But the larger the fan diameter, at the same optimized blade tip speed, the slower the rotational speed. So, in conventional turbofan engines, as the fan grows, the low-pressure turbine gets slower and slower. But decoupling the fan and the turbine on the low-pressure spool allows the low-pressure turbine and low-pressure compressor to run much faster than the fan. Letting the low-pressure turbine "go at the speed it wants to go" increases efficiency and reduces the number of turbine stages. Whereas a comparable conventional engine might require seven low turbine stages, the GTF is "down to three stages of low turbine," Adams said. The engine likewise has three, rather than five, stages to its low-pressure compressor. Although P&W adds a gear system, it subtracts major expenses associated with the low-pressure spool.
The company thinks it can get a "step change" in both fuel efficiency and noise reduction with this configuration. It claims the GTF is the only technical solution that can simultaneously improve fuel burn and reduce noise signature. The GTF will be 12 percent more fuel-efficient than any production engine in its thrust class, Adams said. The engine also uses a "rich lean quench system" in the combustor to reduce NOx emissions. The primary zone of the combustor runs rich and then the gas mixture is very quickly quenched with cooling air to minimize NOx generation. NOx emissions will be 50 percent below the current CAEP 6 standard, he predicted.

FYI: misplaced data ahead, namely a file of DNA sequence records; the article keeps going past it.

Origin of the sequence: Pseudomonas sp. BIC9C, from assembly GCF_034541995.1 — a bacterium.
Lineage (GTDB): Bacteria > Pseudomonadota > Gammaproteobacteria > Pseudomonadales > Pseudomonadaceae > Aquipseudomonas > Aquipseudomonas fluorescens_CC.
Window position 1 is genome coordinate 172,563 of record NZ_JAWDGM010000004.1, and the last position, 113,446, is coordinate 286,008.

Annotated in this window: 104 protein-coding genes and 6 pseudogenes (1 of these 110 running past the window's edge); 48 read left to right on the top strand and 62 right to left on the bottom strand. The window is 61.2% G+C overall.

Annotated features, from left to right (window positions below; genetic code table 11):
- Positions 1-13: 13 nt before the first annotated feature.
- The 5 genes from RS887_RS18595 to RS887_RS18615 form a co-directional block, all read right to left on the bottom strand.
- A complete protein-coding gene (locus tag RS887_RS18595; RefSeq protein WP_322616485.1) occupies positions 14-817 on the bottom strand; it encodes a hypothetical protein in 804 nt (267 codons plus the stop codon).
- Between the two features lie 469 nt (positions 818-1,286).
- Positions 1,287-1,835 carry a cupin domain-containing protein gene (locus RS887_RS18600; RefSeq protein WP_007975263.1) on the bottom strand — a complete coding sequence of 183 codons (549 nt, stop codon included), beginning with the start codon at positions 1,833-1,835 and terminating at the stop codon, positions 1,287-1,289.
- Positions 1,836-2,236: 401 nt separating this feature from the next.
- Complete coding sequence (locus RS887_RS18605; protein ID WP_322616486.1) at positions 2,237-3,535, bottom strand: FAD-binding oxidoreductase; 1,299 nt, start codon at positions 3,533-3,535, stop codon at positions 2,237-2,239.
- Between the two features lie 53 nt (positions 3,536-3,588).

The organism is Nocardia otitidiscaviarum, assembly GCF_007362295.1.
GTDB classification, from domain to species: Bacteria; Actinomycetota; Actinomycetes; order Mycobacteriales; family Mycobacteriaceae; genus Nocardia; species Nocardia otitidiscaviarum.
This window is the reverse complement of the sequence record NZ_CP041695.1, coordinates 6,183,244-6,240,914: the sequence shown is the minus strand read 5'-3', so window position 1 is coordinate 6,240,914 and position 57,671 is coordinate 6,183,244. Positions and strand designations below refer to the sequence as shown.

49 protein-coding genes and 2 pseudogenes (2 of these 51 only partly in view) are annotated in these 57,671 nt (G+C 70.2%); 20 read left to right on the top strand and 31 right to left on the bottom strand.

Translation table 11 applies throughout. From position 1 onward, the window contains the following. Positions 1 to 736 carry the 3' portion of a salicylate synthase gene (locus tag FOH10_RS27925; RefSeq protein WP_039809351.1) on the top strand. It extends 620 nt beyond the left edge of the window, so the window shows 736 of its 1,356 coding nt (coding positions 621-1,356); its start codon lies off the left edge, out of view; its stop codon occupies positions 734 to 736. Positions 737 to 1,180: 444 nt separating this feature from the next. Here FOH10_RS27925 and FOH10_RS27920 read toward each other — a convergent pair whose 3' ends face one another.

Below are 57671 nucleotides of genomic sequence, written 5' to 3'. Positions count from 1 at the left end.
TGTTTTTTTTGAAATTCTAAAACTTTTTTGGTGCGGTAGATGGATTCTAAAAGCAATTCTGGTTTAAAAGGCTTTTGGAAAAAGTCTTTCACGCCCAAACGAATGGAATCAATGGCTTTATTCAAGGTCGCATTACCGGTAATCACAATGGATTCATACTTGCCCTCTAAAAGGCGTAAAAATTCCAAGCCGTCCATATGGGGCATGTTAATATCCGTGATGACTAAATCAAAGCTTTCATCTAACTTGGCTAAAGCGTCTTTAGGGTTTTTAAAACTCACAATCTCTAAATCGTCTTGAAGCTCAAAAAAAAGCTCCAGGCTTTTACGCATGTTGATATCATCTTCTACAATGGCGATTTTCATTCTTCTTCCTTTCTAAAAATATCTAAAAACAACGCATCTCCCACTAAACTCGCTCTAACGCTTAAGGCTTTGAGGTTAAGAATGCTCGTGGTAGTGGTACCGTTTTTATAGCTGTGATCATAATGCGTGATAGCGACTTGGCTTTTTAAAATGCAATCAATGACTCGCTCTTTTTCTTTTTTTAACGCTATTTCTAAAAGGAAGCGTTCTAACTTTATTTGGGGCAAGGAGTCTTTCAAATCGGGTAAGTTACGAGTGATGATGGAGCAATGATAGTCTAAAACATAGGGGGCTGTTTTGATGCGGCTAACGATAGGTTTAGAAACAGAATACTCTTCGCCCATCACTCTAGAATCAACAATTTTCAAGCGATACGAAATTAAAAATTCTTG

On the maintainability front, the GTF will be less susceptible to foreign object damage because the fan runs at slower speeds, Adams said. The engine is designed for onwing time of more than 30,000 hours. The GTF also will have 40 percent fewer blades because of the reduction in the low-pressure combustor and low-pressure turbine stages.
NASA is in the second year of a Subsonic Fixed-Wing (SFW) program, which emphasizes greenness. The nominally five-year project, budgeted at around $90 million in each of the first two years, looks at integrated air frame/powerplants with estimated entry into service dates of 2015 (N+1), 2020-2025 (N+2), and 2030-2035 (N+3). About half of the resources are devoted to propulsion and half to airframes. The agency expects to release a NASA Research Announcement (NRA) for N+3 subsonic and supersonic systems concepts in April of 2008, followed by contract awards in June of that year.
The N+1 work focuses on engines with bypass ratios of "15 or so," including GTF and direct drive concepts, according to Fay Collier, the principle investigator on the SFW program. NASA has collaborated with Pratt & Whitney on wind tunnel testing of its current geared turbofan technology. The agency plans to partner with P&W on an airframe integration and test exercise for its geared turbofan with an eye to minimizing drag.
NASA also plans to collaborate with GE in reviving the open rotor concept. Both parties have ideas about working the noise challenges, he said, and NASA has expertise in noise and performance prediction tools. Other obvious issues with open rotors are vibration and containment. "Our approach is working advanced concepts, generating data and bringing along the design methods and tools to implement the concepts," Collier said. The program plans to deliver design tools, databases, advanced concepts and prototypes.